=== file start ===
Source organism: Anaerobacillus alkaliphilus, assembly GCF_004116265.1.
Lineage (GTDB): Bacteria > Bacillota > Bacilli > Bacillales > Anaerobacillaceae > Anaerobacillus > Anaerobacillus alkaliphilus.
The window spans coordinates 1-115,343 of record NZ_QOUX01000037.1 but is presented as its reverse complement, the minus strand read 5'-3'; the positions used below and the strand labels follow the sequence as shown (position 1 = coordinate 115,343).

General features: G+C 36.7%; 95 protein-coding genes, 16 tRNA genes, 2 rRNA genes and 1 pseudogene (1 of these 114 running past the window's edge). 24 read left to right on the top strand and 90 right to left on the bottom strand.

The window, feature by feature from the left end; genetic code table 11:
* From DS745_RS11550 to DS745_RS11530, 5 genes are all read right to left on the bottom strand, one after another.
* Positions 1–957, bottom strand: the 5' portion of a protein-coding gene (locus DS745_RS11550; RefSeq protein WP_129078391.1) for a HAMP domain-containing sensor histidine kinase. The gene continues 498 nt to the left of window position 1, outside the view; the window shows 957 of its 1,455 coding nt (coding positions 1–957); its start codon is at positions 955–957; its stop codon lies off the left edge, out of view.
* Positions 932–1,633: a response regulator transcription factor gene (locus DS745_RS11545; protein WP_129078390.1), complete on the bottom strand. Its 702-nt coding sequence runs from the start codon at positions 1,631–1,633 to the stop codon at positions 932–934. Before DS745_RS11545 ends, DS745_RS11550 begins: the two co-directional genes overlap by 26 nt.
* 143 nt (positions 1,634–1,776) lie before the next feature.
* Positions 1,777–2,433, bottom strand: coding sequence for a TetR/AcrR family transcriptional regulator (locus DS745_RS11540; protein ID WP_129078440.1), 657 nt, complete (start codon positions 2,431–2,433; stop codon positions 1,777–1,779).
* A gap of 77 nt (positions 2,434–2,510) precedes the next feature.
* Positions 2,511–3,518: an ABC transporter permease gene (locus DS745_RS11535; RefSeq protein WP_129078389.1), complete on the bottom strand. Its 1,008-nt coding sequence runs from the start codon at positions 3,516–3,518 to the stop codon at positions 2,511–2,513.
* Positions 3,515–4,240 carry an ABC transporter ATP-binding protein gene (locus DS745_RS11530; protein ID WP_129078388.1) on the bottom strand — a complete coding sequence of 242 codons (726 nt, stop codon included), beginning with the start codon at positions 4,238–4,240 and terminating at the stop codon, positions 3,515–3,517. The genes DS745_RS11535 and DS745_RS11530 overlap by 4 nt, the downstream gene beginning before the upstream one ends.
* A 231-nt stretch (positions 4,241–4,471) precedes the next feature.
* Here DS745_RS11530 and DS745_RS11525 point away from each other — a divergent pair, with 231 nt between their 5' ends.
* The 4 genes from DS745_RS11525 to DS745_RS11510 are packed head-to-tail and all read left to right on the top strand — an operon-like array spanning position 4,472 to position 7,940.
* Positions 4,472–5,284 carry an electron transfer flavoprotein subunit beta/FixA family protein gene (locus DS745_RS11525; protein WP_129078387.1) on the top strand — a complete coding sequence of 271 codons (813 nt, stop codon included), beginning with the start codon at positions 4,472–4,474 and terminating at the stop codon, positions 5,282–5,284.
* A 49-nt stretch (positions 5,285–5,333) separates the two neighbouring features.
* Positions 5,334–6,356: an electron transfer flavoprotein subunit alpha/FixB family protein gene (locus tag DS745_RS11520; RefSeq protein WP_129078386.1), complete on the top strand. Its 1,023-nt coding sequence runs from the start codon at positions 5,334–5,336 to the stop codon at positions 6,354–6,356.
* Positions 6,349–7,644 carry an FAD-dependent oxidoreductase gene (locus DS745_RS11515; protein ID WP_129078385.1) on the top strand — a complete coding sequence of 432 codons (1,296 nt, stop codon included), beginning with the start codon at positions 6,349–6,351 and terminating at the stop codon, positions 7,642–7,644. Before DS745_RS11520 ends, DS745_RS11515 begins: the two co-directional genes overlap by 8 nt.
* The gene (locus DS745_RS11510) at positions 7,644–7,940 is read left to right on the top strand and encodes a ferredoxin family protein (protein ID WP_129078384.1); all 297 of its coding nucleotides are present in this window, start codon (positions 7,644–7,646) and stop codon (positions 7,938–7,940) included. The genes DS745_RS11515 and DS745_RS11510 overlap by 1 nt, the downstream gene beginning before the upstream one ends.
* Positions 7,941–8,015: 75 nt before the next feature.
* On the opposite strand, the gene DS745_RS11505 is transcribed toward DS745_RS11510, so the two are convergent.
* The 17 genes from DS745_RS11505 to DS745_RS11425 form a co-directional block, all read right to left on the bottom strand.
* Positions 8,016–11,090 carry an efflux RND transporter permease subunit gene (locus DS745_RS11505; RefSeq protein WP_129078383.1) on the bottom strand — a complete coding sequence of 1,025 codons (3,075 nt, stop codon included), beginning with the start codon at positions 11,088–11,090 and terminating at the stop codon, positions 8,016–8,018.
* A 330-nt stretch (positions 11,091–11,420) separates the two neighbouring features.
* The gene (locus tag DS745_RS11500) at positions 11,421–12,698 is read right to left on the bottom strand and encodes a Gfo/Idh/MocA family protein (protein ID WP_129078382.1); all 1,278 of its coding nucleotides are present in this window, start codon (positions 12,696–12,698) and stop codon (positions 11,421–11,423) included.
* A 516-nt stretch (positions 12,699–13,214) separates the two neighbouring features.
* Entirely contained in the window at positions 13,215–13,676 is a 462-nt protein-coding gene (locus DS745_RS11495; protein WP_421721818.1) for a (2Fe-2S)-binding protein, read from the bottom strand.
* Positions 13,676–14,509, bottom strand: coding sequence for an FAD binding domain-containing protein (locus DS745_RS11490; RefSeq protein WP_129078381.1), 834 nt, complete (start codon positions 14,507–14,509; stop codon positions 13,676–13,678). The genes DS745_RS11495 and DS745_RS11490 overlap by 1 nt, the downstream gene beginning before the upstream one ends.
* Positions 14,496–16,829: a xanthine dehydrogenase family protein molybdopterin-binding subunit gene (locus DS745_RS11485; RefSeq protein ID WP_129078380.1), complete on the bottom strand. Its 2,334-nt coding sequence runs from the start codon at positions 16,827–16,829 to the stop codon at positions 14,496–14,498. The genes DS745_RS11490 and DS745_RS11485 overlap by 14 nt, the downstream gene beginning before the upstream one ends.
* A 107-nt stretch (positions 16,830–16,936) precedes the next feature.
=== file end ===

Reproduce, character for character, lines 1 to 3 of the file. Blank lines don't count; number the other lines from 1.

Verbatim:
Source organism: Anaerobacillus alkaliphilus, assembly GCF_004116265.1.
Lineage (GTDB): Bacteria > Bacillota > Bacilli > Bacillales > Anaerobacillaceae > Anaerobacillus > Anaerobacillus alkaliphilus.
The window spans coordinates 1-115,343 of record NZ_QOUX01000037.1 but is presented as its reverse complement, the minus strand read 5'-3'; the positions used below and the strand labels follow the sequence as shown (position 1 = coordinate 115,343).